Now that you’ve had your intake appointment with your counselor, you will work together to come up with your therapeutic goals. Don’t worry; this isn’t the same as your job goals. Your counselor will not get mad at you if you don’t reach all of them! The objective is to give your counselor and you a guide for your therapeutic relationship. Like any other goal in life, you have to know where you’re headed to get there. Creating therapy goals also helps you evaluate what is working in your sessions together and what is not. Keeping these objectives in mind allows you to be on the same page and understand what you’re working towards.
The next question I’m sure you’re asking is what kind of goals exactly are we talking about? Because everyone is different, each person’s goals will be unique to them and their situation. Here are just a few examples of goals you might establish for counseling:
Improving symptoms: For example, someone experiencing anxiety may want to work on techniques that reduce their acute stress levels, such as mindfulness or breathing exercises, EMDR, somatic awareness, etc. You and your counselor will work together to determine what is helpful and what is not. Therapy is never one size fits all!
Empowerment: Maybe you feel helpless in your life, or things feel out of your control. Therapy can help you evaluate the things you can change, the aspects you cannot change, and how to handle them both to live a more fulfilling life.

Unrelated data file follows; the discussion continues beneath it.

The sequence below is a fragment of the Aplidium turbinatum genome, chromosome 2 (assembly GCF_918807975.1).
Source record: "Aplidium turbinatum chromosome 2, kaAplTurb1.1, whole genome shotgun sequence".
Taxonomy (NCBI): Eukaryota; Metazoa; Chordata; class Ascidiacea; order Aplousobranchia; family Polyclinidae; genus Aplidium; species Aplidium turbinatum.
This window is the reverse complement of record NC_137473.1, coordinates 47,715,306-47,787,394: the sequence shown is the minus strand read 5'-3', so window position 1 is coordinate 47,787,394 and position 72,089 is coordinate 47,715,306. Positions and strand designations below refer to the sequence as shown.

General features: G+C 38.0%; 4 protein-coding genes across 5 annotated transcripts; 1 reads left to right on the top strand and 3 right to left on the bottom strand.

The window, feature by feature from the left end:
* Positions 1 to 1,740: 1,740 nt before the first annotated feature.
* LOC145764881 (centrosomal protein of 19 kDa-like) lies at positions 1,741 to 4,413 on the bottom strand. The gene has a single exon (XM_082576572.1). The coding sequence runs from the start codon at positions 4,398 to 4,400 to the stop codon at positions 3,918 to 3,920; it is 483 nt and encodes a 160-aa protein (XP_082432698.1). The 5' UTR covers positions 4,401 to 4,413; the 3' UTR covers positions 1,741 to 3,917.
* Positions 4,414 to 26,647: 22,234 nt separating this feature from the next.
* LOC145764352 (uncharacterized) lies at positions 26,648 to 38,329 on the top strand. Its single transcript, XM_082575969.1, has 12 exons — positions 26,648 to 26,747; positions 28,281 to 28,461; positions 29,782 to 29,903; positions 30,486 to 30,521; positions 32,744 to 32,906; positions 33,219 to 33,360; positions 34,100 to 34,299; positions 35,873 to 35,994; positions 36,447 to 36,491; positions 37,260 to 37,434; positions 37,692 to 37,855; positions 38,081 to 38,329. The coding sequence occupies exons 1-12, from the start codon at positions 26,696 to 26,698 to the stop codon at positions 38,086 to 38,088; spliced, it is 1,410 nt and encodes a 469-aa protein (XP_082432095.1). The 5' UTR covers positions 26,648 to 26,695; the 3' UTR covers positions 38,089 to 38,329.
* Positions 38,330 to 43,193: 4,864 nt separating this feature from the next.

Boundary setting: It’s not unusual for people to struggle with certain relationships. This could be professionally, romantically, or with family members. Your therapist can work with you to help determine healthy boundaries for navigating these tricky relationships.
Managing transitions: Change can be challenging, whether it’s expected or unexpected. Whether you’re dealing with the sudden loss of a loved one, feeling purposeless as an empty nester, or adjusting to a big move, therapy can provide valuable resources and guidance for handling life changes.
Getting to know someone takes time. A quality counselor knows this and does not expect you to immediately share your deepest darkest secrets with them. An essential aspect of therapy is building rapport with one another. Your therapist wants to get to know you and understand how you see the world. Your upbringing, culture, and spiritual beliefs (if you have them) help shape who you are and how you see the world. They’re also aware that building trust takes time and that you can’t rush the process. It’s completely normal and expected that until you feel comfortable and safe with your therapist, you will not want to open up and share your thoughts and feelings with them. When building rapport, everyone goes at their own pace, and you aren’t expected to fit a specific timeline. It’s always ok to tell your counselor that you’re not ready to talk about something. It’s crucial that you feel comfortable and heard, and don’t push yourself to talk until you decide it feels right.